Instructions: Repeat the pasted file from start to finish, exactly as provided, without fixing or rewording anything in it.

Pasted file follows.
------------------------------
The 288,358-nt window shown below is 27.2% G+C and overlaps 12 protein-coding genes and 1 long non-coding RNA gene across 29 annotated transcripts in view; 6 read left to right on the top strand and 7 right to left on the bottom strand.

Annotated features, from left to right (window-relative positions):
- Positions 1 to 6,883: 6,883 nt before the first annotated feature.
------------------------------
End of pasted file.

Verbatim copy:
The 288,358-nt window shown below is 27.2% G+C and overlaps 12 protein-coding genes and 1 long non-coding RNA gene across 29 annotated transcripts in view; 6 read left to right on the top strand and 7 right to left on the bottom strand.

Annotated features, from left to right (window-relative positions):
- Positions 1 to 6,883: 6,883 nt before the first annotated feature.